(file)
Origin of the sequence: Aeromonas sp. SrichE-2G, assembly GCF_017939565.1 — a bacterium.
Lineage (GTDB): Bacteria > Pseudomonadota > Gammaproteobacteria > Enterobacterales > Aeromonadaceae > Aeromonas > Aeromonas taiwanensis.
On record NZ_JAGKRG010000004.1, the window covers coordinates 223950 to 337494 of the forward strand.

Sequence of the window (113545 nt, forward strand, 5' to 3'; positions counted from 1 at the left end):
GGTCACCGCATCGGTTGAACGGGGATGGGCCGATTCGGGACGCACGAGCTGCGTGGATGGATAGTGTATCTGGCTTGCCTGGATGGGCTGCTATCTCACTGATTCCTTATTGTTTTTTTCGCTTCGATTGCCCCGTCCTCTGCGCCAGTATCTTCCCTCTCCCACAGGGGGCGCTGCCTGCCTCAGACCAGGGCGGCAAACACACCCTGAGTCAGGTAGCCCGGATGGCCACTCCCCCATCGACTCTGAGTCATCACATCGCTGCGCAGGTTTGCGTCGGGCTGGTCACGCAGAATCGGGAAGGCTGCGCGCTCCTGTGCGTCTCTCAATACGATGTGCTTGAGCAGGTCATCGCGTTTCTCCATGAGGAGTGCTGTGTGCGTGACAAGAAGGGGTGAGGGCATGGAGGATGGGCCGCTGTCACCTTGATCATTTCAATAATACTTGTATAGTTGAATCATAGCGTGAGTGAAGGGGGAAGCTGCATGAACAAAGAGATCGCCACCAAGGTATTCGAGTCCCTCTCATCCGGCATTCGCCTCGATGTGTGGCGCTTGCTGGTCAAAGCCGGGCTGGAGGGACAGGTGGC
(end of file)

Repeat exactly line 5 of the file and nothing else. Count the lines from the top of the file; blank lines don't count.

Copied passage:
GGTCACCGCATCGGTTGAACGGGGATGGGCCGATTCGGGACGCACGAGCTGCGTGGATGGATAGTGTATCTGGCTTGCCTGGATGGGCTGCTATCTCACTGATTCCTTATTGTTTTTTTCGCTTCGATTGCCCCGTCCTCTGCGCCAGTATCTTCCCTCTCCCACAGGGGGCGCTGCCTGCCTCAGACCAGGGCGGCAAACACACCCTGAGTCAGGTAGCCCGGATGGCCACTCCCCCATCGACTCTGAGTCATCACATCGCTGCGCAGGTTTGCGTCGGGCTGGTCACGCAGAATCGGGAAGGCTGCGCGCTCCTGTGCGTCTCTCAATACGATGTGCTTGAGCAGGTCATCGCGTTTCTCCATGAGGAGTGCTGTGTGCGTGACAAGAAGGGGTGAGGGCATGGAGGATGGGCCGCTGTCACCTTGATCATTTCAATAATACTTGTATAGTTGAATCATAGCGTGAGTGAAGGGGGAAGCTGCATGAACAAAGAGATCGCCACCAAGGTATTCGAGTCCCTCTCATCCGGCATTCGCCTCGATGTGTGGCGCTTGCTGGTCAAAGCCGGGCTGGAGGGACAGGTGGC